A Name Divided: Spotting the Stealth Hits
Most names have multiple spellings. That's just a fact of modern name life. It's true of traditional names as well as modern inventions -- Abigail has its Abigayles, Alexander its Alexzanders. In most cases, the variants don't have a major effect on the name's overall popularity. Cameron's rank as the #59 boy's name gives you a solid sense of that name, despite the many Kamerons and Camerens out there.
But what if there is no standard spelling? Occasionally, a name will divide its popularity so evenly among two or more spellings that it flies under the radar altogether. Take Audriana/Audrianna. Last year those names ranked #1252 and #1332 in America, a virtual dead heat. They're rising fast, but they divide the territory so neatly that you won't find either one in the NameVoyager.
For parents seeking the unusual, names like these are hidden traps on the popularity charts. They can be tricky to spot, too. Parents considering Kaylin might not think to look up Kaelyn and vice versa. And parents thinking about Jordan for a girl may have no idea that the "alternate" spelling Jordyn is now the more popular.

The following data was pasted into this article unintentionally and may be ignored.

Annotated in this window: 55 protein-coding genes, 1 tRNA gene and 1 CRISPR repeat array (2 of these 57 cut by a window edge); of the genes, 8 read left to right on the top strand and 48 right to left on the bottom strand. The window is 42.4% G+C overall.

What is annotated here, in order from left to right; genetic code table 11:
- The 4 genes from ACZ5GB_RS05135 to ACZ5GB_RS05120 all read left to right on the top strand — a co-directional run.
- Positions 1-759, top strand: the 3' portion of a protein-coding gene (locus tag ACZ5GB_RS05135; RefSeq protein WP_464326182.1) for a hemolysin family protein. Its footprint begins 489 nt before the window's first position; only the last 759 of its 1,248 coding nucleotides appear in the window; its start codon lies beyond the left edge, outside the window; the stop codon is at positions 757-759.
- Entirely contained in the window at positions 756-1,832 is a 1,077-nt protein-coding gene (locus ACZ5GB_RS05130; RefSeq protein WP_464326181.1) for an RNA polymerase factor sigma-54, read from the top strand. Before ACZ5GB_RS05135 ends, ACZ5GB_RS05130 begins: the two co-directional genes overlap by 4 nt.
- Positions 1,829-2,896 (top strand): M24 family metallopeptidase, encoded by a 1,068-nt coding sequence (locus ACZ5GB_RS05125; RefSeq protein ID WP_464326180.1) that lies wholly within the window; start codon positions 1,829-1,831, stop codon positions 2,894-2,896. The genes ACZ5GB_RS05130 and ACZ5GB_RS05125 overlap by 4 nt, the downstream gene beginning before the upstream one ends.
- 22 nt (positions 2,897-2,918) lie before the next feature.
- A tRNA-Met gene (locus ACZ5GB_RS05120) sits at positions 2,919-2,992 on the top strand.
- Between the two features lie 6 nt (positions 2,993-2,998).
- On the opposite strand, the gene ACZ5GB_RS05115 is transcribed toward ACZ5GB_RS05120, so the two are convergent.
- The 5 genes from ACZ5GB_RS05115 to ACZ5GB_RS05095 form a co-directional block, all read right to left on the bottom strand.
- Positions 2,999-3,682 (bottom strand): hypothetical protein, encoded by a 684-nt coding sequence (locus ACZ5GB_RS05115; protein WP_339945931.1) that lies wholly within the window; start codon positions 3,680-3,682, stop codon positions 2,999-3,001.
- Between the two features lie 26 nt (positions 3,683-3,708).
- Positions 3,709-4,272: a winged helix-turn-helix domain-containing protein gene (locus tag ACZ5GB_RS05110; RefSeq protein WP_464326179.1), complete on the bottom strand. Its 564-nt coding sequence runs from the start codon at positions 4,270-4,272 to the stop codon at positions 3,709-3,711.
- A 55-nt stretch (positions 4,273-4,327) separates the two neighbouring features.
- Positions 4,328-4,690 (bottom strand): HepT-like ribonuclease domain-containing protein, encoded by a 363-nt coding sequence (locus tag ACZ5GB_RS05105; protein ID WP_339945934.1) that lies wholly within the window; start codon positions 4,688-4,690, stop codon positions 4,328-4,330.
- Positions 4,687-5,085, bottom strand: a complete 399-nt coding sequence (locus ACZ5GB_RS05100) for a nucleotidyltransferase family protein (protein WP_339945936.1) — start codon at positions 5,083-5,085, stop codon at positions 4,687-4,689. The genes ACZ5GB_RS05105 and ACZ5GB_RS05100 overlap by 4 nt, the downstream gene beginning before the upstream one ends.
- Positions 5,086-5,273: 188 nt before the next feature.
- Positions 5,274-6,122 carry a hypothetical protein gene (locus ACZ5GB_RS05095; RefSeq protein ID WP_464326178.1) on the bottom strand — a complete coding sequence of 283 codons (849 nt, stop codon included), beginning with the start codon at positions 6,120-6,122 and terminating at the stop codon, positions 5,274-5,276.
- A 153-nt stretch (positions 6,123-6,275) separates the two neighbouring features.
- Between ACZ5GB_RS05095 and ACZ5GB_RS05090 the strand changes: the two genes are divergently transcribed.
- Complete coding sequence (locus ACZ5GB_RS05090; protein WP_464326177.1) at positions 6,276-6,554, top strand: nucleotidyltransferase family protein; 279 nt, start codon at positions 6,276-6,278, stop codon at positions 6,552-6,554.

I've created a master list of all the stealth hit names, where the most common spelling ranks in the top 1500 for boys or girls and the second spelling is at least two-thirds as popular as the first. (If you value your sanity, do not try this at home.) You'll see some themes emerging. For instance, if you dream up a smooth, feminine name ending in -iya, count on the -iyah form being equally common.
If your favorite name isn't listed, you can feel confident that its ranking is a pretty fair indicator of its place in the name landscape. The girls' list is below, boys follow tomorrow.